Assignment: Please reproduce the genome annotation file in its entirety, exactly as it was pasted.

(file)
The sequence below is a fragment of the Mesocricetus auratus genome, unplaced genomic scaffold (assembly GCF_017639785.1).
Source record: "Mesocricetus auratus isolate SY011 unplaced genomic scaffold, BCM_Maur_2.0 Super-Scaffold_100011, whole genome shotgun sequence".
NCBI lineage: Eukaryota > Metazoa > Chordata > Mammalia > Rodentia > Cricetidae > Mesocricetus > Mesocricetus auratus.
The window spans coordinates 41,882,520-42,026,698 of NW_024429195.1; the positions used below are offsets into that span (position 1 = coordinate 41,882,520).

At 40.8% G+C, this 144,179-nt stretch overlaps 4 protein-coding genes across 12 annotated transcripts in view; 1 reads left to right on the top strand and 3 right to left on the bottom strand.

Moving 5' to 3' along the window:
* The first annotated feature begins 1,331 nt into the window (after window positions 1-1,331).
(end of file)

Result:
The sequence below is a fragment of the Mesocricetus auratus genome, unplaced genomic scaffold (assembly GCF_017639785.1).
Source record: "Mesocricetus auratus isolate SY011 unplaced genomic scaffold, BCM_Maur_2.0 Super-Scaffold_100011, whole genome shotgun sequence".
NCBI lineage: Eukaryota > Metazoa > Chordata > Mammalia > Rodentia > Cricetidae > Mesocricetus > Mesocricetus auratus.
The window spans coordinates 41,882,520-42,026,698 of NW_024429195.1; the positions used below are offsets into that span (position 1 = coordinate 41,882,520).

At 40.8% G+C, this 144,179-nt stretch overlaps 4 protein-coding genes across 12 annotated transcripts in view; 1 reads left to right on the top strand and 3 right to left on the bottom strand.

Moving 5' to 3' along the window:
* The first annotated feature begins 1,331 nt into the window (after window positions 1-1,331).